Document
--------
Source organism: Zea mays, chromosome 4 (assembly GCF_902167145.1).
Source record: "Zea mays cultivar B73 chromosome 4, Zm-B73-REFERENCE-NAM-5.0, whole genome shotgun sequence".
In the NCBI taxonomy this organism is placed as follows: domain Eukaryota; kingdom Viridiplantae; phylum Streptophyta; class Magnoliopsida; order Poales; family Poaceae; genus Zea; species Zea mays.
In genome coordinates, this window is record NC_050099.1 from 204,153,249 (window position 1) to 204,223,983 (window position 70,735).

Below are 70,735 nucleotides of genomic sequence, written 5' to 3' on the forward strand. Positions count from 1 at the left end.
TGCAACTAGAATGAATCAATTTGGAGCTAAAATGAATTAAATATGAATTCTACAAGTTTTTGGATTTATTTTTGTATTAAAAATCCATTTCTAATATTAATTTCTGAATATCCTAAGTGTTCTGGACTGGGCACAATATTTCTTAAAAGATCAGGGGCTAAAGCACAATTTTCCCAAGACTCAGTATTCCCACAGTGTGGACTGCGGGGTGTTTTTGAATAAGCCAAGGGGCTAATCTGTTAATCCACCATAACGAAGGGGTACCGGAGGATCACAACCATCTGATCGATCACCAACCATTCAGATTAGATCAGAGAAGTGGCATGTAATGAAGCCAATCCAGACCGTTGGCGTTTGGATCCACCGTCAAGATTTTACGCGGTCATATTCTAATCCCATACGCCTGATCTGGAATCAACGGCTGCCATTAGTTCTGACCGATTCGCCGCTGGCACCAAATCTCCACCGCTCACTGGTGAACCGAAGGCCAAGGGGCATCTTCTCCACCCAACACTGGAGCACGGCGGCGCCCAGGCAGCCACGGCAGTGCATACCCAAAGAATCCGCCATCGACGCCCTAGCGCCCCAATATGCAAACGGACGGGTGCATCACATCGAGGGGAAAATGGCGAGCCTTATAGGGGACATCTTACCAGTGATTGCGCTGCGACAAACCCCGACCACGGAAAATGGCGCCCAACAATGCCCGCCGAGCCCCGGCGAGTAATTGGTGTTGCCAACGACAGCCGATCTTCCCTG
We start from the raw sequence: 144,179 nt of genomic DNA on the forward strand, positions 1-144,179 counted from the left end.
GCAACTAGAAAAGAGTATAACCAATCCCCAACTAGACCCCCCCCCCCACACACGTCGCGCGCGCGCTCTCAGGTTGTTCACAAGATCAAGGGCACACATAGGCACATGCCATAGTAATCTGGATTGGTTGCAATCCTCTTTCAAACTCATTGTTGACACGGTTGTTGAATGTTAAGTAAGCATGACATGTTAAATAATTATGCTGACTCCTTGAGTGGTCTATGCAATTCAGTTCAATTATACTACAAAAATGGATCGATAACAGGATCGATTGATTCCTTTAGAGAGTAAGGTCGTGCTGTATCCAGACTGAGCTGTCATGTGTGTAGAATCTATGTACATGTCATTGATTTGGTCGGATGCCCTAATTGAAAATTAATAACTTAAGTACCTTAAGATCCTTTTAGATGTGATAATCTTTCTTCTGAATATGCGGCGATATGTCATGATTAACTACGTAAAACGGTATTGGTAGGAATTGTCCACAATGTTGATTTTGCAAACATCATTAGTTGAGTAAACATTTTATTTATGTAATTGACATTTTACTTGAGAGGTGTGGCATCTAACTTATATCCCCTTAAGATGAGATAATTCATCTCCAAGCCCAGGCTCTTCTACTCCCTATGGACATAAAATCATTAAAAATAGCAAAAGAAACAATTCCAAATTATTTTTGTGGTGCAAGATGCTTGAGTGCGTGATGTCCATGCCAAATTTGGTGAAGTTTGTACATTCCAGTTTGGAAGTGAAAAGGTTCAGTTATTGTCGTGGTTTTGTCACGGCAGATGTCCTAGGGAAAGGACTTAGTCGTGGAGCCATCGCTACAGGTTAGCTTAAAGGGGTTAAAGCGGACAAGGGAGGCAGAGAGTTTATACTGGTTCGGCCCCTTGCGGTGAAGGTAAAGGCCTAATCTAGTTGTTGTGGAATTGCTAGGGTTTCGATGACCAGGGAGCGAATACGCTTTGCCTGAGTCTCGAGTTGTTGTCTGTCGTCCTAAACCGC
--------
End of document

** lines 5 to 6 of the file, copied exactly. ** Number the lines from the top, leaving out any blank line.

Below are 70,735 nucleotides of genomic sequence, written 5' to 3' on the forward strand. Positions count from 1 at the left end.
TGCAACTAGAATGAATCAATTTGGAGCTAAAATGAATTAAATATGAATTCTACAAGTTTTTGGATTTATTTTTGTATTAAAAATCCATTTCTAATATTAATTTCTGAATATCCTAAGTGTTCTGGACTGGGCACAATATTTCTTAAAAGATCAGGGGCTAAAGCACAATTTTCCCAAGACTCAGTATTCCCACAGTGTGGACTGCGGGGTGTTTTTGAATAAGCCAAGGGGCTAATCTGTTAATCCACCATAACGAAGGGGTACCGGAGGATCACAACCATCTGATCGATCACCAACCATTCAGATTAGATCAGAGAAGTGGCATGTAATGAAGCCAATCCAGACCGTTGGCGTTTGGATCCACCGTCAAGATTTTACGCGGTCATATTCTAATCCCATACGCCTGATCTGGAATCAACGGCTGCCATTAGTTCTGACCGATTCGCCGCTGGCACCAAATCTCCACCGCTCACTGGTGAACCGAAGGCCAAGGGGCATCTTCTCCACCCAACACTGGAGCACGGCGGCGCCCAGGCAGCCACGGCAGTGCATACCCAAAGAATCCGCCATCGACGCCCTAGCGCCCCAATATGCAAACGGACGGGTGCATCACATCGAGGGGAAAATGGCGAGCCTTATAGGGGACATCTTACCAGTGATTGCGCTGCGACAAACCCCGACCACGGAAAATGGCGCCCAACAATGCCCGCCGAGCCCCGGCGAGTAATTGGTGTTGCCAACGACAGCCGATCTTCCCTG